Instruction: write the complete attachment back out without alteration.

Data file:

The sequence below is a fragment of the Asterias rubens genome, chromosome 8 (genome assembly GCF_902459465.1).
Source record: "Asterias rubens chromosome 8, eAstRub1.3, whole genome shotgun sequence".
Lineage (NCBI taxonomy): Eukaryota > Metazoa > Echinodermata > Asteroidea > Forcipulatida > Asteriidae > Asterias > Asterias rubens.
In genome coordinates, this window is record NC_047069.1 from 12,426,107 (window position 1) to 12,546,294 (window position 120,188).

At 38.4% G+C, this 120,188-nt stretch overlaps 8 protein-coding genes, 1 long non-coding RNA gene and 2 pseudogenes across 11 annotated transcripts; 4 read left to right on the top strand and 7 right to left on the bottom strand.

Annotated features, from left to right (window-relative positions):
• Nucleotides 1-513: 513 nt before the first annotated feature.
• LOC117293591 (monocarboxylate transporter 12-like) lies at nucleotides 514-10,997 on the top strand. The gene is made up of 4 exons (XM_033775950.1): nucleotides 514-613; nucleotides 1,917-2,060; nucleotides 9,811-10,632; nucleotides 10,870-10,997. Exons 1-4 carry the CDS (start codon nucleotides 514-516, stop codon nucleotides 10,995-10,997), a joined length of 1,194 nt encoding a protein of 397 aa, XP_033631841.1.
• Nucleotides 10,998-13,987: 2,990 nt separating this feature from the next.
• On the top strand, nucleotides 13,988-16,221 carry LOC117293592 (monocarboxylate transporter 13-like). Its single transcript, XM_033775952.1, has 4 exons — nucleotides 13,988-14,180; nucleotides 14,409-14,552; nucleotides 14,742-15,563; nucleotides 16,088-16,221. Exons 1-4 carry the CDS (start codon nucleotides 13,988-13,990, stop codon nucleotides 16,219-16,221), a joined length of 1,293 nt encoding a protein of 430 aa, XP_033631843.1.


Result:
The sequence below is a fragment of the Asterias rubens genome, chromosome 8 (genome assembly GCF_902459465.1).
Source record: "Asterias rubens chromosome 8, eAstRub1.3, whole genome shotgun sequence".
Lineage (NCBI taxonomy): Eukaryota > Metazoa > Echinodermata > Asteroidea > Forcipulatida > Asteriidae > Asterias > Asterias rubens.
In genome coordinates, this window is record NC_047069.1 from 12,426,107 (window position 1) to 12,546,294 (window position 120,188).

At 38.4% G+C, this 120,188-nt stretch overlaps 8 protein-coding genes, 1 long non-coding RNA gene and 2 pseudogenes across 11 annotated transcripts; 4 read left to right on the top strand and 7 right to left on the bottom strand.

Annotated features, from left to right (window-relative positions):
• Nucleotides 1-513: 513 nt before the first annotated feature.
• LOC117293591 (monocarboxylate transporter 12-like) lies at nucleotides 514-10,997 on the top strand. The gene is made up of 4 exons (XM_033775950.1): nucleotides 514-613; nucleotides 1,917-2,060; nucleotides 9,811-10,632; nucleotides 10,870-10,997. Exons 1-4 carry the CDS (start codon nucleotides 514-516, stop codon nucleotides 10,995-10,997), a joined length of 1,194 nt encoding a protein of 397 aa, XP_033631841.1.
• Nucleotides 10,998-13,987: 2,990 nt separating this feature from the next.
• On the top strand, nucleotides 13,988-16,221 carry LOC117293592 (monocarboxylate transporter 13-like). Its single transcript, XM_033775952.1, has 4 exons — nucleotides 13,988-14,180; nucleotides 14,409-14,552; nucleotides 14,742-15,563; nucleotides 16,088-16,221. Exons 1-4 carry the CDS (start codon nucleotides 13,988-13,990, stop codon nucleotides 16,219-16,221), a joined length of 1,293 nt encoding a protein of 430 aa, XP_033631843.1.